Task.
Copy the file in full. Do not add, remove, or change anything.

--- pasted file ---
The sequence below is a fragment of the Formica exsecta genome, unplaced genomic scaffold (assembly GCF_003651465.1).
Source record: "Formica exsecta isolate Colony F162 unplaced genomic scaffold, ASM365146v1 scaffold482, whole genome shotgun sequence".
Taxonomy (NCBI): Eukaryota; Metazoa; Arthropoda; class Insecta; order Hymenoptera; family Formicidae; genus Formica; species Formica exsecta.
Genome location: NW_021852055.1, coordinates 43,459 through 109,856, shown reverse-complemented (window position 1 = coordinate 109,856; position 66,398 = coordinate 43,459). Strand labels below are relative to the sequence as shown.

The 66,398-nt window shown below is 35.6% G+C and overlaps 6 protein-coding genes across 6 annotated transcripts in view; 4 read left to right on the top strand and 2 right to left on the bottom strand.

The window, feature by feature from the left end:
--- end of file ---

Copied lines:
The sequence below is a fragment of the Formica exsecta genome, unplaced genomic scaffold (assembly GCF_003651465.1).
Source record: "Formica exsecta isolate Colony F162 unplaced genomic scaffold, ASM365146v1 scaffold482, whole genome shotgun sequence".
Taxonomy (NCBI): Eukaryota; Metazoa; Arthropoda; class Insecta; order Hymenoptera; family Formicidae; genus Formica; species Formica exsecta.
Genome location: NW_021852055.1, coordinates 43,459 through 109,856, shown reverse-complemented (window position 1 = coordinate 109,856; position 66,398 = coordinate 43,459). Strand labels below are relative to the sequence as shown.

The 66,398-nt window shown below is 35.6% G+C and overlaps 6 protein-coding genes across 6 annotated transcripts in view; 4 read left to right on the top strand and 2 right to left on the bottom strand.

The window, feature by feature from the left end: